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Drilling ban had ‘hidden victims’


Written by
Claire Taylor

Half of the South Louisiana oilfield service and supply companies responding to an online survey were forced to lay off employees because of the drilling moratorium and slow permitting in the wake of the BP oil spill in April 2010.

Greater New Orleans Inc., a regional economic alliance, released the results Monday of its online survey of 102 Louisiana offshore supply and service company owners and workers.

The survey was an attempt to document the financial impact of the drilling moratorium and permitting delay on “hidden victims,” particularly small and mid-sized companies

The federal government, on May 30, 2010, enacted a six-month moratorium on deepwater drilling. No new permits were issued. The action effectively shut down the oil and gas industry in the Gulf of Mexico. Additional regulations also affected shallow water drilling, severely slowing permitting for months.

Even though the federal government lifted the moratorium in October 2010, permitting continues to lag. Before the BP spill, on average seven deepwater permits and 14.7 shallow-water permits were issued per month historically. In the past three months, on average two

deepwater and 2.3 shallow-water permits were issued.

Officials at the GNO survey release ceremony on Monday referred to the moratorium and permit restrictions as a “permatorium” and called on President Obama to ease the permitting process, allowing oilfield workers and support personnel to get back to work.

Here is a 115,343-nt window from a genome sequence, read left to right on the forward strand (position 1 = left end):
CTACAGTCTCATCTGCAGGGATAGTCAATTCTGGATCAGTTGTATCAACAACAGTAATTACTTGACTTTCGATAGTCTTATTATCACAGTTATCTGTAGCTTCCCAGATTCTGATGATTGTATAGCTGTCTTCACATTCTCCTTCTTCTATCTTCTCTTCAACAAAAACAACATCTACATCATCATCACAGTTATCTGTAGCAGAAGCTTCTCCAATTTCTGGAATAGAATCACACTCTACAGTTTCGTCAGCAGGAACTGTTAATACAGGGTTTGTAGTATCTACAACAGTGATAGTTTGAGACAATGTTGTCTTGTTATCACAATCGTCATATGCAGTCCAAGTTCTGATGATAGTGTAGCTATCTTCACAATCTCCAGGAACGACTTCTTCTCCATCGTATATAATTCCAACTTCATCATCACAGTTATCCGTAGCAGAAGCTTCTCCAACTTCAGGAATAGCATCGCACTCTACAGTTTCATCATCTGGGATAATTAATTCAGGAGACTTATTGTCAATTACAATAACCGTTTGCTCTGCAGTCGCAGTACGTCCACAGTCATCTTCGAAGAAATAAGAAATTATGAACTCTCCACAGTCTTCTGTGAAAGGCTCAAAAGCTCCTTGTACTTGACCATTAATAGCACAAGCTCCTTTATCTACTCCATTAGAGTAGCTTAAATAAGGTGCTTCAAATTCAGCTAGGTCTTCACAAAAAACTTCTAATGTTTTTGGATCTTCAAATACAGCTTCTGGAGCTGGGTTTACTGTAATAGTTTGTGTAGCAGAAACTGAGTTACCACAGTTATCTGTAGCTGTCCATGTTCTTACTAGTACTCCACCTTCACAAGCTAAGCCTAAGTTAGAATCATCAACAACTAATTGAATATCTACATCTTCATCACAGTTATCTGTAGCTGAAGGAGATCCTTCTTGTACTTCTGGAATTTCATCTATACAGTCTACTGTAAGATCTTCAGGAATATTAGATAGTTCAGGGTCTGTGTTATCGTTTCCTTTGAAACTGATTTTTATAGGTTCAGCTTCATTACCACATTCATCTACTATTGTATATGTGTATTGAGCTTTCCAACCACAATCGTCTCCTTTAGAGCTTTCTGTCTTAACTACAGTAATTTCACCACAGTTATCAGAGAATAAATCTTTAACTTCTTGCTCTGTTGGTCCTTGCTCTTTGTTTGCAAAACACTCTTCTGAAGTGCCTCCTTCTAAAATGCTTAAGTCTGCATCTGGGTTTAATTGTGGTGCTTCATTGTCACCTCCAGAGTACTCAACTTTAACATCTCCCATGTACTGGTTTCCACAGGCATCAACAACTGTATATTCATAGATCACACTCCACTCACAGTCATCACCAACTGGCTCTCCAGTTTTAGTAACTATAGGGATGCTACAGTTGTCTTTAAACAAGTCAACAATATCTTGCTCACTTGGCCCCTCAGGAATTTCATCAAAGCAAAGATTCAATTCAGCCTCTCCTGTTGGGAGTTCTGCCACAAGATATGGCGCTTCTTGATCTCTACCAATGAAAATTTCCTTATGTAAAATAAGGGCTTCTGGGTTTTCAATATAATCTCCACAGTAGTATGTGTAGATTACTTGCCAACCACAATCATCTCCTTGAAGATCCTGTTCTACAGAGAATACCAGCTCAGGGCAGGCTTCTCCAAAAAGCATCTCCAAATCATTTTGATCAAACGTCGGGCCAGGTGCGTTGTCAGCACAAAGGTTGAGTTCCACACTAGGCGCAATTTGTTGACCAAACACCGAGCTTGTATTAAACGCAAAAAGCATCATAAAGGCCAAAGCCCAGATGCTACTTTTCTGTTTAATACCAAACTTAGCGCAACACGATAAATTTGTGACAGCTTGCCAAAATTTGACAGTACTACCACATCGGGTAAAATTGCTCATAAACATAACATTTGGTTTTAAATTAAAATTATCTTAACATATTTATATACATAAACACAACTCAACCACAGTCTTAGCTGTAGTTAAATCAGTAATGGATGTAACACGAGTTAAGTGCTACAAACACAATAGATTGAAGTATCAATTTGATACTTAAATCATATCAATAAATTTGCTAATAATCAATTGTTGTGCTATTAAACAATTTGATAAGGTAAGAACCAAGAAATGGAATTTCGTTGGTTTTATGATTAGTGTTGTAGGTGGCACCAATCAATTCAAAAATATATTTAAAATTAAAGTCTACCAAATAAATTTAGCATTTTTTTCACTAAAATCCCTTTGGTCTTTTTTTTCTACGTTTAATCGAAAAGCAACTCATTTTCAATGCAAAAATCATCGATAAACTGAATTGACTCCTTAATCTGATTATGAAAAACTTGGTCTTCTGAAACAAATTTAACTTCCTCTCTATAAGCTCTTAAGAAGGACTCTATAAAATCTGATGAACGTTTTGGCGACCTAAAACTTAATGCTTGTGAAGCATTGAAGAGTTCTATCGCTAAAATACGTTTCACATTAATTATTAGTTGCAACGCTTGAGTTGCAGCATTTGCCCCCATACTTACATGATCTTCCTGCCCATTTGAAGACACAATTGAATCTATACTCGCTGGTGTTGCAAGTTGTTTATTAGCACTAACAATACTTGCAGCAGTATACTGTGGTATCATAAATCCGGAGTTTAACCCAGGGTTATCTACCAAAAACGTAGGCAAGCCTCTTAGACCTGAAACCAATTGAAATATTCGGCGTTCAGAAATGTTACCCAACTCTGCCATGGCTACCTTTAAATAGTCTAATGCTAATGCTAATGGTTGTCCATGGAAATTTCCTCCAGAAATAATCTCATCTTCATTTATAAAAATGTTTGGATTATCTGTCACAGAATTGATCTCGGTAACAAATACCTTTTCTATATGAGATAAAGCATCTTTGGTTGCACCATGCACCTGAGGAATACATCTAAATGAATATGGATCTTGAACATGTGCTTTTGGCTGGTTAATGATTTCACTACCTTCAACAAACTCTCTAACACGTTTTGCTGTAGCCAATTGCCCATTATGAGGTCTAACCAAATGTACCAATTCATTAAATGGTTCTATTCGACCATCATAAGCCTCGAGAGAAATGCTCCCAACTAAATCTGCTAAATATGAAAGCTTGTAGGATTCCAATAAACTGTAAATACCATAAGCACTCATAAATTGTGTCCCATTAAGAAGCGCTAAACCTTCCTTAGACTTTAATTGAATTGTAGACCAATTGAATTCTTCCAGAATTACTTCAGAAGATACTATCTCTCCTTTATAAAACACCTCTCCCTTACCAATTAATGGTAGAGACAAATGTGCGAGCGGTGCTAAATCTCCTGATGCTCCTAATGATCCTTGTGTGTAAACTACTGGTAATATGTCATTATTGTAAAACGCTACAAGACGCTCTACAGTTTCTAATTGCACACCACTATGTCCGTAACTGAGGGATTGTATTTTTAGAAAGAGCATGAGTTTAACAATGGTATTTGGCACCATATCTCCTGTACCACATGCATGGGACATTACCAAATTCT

“We’ve got to see this ridiculous bureaucracy change,” Plaquemines Parish President Billy Nungesser said during a press conference Monday.

The hidden victims of the federal “permatorium” include a small mom-and-pop business in Plaquemines Parish that cleaned linens for the offshore industry. They had to shut down, Nungesser said.

“We have jobs here that we don’t have to create,” Jefferson Parish President John Young said, echoing calls to ease or speed the permitting process.

Of the businesses surveyed, 39 percent reported they retained workers but cut salaries and/or hourse to save money. Lori Davis, owner of Rig-Chem, is one of those small Louisiana businesses. As a result, a couple of her employees quit to take jobs at larger companies that still offer benefits, she said.

Larger companies are more global and were able to shift assets elsewhere, insulating them from the moratorium and permitting slow down. Small and mid-sized companies and independents in the oil and gas business don’t have the same capital assets and ability to relocate.

Forty of the businesses surveyed reported they are not making a profit. Four companies reported selling all of their assets and/or going out of business because of the “permatorium,” GNO Inc. reported.

The new federal regulations are making it very difficult for small and medium sized companies to compete, Davis said.

A New Iberia transportation company described the problem in the survey: “Costs of training associated with safety have increased 75 percent. Meanwhile, the competitive nature of the lack of work has driven daily vessel rates down.”

Davis said the regulations are “going to strangle the small business.”


Gulf index still shows oil permits behind


By Debbie Glover
St. Tammany News

Before oil spill, deep water drilling permits were being issued at a rate of an average of 7 per month. Today, only 4 are being issued on average a month.